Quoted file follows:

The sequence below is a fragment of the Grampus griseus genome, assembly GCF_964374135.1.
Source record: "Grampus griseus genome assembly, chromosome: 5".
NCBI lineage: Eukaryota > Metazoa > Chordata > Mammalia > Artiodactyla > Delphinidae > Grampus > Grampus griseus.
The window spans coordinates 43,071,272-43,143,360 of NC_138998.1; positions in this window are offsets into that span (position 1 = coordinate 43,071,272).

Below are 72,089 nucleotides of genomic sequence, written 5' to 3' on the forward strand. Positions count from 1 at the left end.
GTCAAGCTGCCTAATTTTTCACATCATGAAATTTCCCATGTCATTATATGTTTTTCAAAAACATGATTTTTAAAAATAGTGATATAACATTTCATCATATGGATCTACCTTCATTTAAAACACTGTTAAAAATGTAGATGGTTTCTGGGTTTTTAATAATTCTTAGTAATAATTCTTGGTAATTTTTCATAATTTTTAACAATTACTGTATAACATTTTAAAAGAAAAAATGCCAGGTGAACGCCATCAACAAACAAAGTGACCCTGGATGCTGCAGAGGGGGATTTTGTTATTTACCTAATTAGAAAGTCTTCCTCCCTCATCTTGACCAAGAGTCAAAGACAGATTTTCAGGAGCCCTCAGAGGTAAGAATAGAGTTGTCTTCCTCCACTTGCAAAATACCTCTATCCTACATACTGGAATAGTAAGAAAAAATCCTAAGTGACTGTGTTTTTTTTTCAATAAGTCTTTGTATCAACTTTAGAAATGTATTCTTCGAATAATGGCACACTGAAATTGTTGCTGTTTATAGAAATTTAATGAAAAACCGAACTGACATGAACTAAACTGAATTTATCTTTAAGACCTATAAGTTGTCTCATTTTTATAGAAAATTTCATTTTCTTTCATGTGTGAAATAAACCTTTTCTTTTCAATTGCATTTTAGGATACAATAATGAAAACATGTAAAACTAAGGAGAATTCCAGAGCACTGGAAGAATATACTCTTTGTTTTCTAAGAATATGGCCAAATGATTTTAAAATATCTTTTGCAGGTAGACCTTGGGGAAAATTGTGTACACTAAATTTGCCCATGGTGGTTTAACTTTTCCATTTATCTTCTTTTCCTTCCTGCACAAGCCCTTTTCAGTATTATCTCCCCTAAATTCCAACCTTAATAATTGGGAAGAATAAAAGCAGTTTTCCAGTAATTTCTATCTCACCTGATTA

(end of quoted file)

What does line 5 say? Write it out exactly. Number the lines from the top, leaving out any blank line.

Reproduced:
Below are 72,089 nucleotides of genomic sequence, written 5' to 3' on the forward strand. Positions count from 1 at the left end.